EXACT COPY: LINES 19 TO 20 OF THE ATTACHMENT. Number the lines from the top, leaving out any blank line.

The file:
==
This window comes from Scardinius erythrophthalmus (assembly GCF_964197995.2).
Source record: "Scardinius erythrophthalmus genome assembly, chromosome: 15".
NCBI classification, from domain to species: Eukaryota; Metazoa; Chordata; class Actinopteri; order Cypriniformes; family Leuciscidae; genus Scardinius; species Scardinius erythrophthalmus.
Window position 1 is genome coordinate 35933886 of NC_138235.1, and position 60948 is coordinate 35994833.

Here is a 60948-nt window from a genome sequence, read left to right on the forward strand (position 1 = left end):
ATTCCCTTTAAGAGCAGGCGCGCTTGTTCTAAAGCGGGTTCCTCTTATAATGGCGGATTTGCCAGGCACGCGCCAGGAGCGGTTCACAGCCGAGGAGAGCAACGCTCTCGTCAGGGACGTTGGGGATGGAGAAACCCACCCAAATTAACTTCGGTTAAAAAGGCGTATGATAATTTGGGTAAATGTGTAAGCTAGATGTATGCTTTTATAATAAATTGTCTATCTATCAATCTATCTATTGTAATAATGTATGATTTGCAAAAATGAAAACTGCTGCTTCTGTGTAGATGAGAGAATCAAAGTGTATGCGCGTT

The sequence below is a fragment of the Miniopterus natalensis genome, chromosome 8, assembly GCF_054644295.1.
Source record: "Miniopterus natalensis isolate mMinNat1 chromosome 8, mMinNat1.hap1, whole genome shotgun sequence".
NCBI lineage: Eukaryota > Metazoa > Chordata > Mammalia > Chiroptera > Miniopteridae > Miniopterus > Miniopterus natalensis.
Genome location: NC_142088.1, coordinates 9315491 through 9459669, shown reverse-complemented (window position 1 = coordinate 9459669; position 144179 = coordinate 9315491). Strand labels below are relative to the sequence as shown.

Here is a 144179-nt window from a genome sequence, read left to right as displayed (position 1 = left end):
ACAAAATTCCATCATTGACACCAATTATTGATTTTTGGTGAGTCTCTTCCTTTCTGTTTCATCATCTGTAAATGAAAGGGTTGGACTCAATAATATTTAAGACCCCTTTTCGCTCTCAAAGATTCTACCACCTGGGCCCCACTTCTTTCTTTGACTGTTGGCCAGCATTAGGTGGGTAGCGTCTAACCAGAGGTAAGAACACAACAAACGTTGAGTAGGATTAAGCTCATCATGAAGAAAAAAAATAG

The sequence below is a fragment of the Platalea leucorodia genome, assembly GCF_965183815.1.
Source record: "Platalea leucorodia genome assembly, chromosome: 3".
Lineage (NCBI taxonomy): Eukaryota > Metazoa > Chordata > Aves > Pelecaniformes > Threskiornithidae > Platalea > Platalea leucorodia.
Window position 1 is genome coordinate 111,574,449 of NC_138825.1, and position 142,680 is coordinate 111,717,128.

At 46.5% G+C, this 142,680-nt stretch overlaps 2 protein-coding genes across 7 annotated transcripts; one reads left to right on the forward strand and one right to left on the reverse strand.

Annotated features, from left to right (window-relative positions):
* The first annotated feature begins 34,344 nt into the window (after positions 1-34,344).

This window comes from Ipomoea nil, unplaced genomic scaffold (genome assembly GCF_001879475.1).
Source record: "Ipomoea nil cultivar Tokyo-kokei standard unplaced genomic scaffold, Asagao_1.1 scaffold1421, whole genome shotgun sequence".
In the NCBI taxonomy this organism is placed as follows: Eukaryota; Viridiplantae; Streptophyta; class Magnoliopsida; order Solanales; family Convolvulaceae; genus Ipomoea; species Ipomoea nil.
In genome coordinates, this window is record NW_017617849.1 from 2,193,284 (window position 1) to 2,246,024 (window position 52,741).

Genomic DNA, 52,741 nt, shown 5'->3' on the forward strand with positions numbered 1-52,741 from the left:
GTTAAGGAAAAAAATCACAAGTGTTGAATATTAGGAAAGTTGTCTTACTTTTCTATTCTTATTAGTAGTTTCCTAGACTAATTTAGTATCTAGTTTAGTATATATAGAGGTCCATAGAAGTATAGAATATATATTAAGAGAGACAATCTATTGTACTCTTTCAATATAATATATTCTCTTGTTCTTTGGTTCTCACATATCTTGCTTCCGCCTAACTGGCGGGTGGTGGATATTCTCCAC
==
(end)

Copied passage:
* The first annotated feature begins 34,344 nt into the window (after positions 1-34,344).

This window comes from Ipomoea nil, unplaced genomic scaffold (genome assembly GCF_001879475.1).